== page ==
First-year students go into their college career uncertain of what their future will look like.As time passes, they find professions that support their passions in life.
Emma Lavin, first-year business major, adjusting to life as a full-time college student has been an adventure.
“I really like it,” Lavin said. “It’s a good community and there’s a lot of good people here. The teachers are really helpful and the facilities are nice. It’s a good place.”
Sarah Wittmuss, professional advisor helps new USD students make the transition to college easier by providing guidance and resources.
Wittmuss has worked with Lavin this semester but said she knew her before she even came to school at USD.
“I went to college with Emma’s parents and have known her whole life, yet it’s been a treat to get to know her in a professional capacity this year,” Wittmuss said. “She’s amazing.”
Outside of class, Lavin is involved in Equip campus ministries and has looked into joining a few other student organizations. But being a student at USD is not her only priority.
“In my free time, I like to ride horses,” Lavin said. “I’m a dressage rider, so I go to the barn pretty much every day and ride. I rode for quite a few years, just for fun. I decided that I really wanted to get serious about it and get my own horse about that.”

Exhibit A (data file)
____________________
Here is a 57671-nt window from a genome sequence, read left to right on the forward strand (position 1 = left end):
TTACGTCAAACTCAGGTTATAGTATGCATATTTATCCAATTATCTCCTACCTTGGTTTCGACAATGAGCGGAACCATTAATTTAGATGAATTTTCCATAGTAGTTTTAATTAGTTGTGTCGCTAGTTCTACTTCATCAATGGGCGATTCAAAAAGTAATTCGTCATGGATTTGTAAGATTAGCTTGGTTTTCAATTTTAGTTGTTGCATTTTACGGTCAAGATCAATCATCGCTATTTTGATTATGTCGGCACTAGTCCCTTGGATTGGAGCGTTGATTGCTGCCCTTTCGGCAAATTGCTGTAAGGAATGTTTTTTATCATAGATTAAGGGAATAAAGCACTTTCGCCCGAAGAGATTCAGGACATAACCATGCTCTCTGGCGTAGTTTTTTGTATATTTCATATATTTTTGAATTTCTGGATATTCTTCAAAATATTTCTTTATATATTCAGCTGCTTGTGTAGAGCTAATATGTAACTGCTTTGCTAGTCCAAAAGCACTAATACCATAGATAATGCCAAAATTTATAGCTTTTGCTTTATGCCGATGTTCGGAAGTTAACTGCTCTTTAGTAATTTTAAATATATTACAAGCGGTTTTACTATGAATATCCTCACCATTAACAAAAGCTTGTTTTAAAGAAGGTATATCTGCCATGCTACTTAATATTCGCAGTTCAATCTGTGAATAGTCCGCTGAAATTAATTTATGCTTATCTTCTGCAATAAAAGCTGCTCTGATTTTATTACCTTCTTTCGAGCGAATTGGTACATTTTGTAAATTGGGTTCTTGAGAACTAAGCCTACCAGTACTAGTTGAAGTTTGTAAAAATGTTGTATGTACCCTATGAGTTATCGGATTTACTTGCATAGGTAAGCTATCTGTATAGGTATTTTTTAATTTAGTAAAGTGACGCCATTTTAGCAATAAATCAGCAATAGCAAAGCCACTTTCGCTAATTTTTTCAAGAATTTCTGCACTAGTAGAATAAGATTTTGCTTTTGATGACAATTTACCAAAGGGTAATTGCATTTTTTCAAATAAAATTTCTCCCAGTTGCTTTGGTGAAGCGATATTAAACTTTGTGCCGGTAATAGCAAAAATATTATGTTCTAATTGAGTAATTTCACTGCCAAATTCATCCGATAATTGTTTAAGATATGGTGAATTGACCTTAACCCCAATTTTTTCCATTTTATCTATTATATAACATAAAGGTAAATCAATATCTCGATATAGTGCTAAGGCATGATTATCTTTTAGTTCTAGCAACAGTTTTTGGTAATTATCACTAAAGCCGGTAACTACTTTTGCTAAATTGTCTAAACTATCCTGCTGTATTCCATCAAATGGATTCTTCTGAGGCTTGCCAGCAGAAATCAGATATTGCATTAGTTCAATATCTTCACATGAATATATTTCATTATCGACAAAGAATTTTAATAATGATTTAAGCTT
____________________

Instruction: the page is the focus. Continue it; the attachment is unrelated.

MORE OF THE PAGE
Lavin participates in competitions, beginning in early May. Before coming to USD, she spent the summer in Colorado, riding her horse and preparing for her first year of college.
Since beginning her first semester at USD, Lavin has been going back and forth between school and Colorado, where her horse is currently. Lavin said she has gotten used to this change.
“The balancing is hard because I always make the barn a priority,” Lavin said. “If that means I have to stay up later or get up earlier, it’s totally worth it so I can have time for that. It’s a lot of fun and I really love it.”
Looking forward, Lavin plans on finishing her education at USD and possibly going to graduate school. Although Lavin said she is unsure exactly what she’ll be doing, she knows riding horses will still be the main part of her life.
“My plan is to probably go to graduate school if I keep a business major,” Lavin said. “I want to move to Colorado, get a job, and ride a lot. I want to have a job that allows me to balance work and horses. I’m not sure what I really like right now but I just want to keep getting involved in stuff and moving forward.”
Wittmuss said she is thrilled to work with this new class of freshmen and is excited to see what their futures look like.
“We encourage students to think broadly about what their degree can do for them, so many of the jobs they will hold in five or ten years from now truly do not yet exist,” Wittmuss said. “Moving to college can be both an exciting and stressful time but we are committed to helping as much as possible. It’s an exciting development to know we are bringing in more bright, excited students ready to take on the world.”
Sawyer Stevens decided to start his college journey at USD nearly six years ago after he attended a health careers camp that they college hosts. The camp is for high schoolers and shows them what the university has to offer in terms of healthcare field opportunities in the community.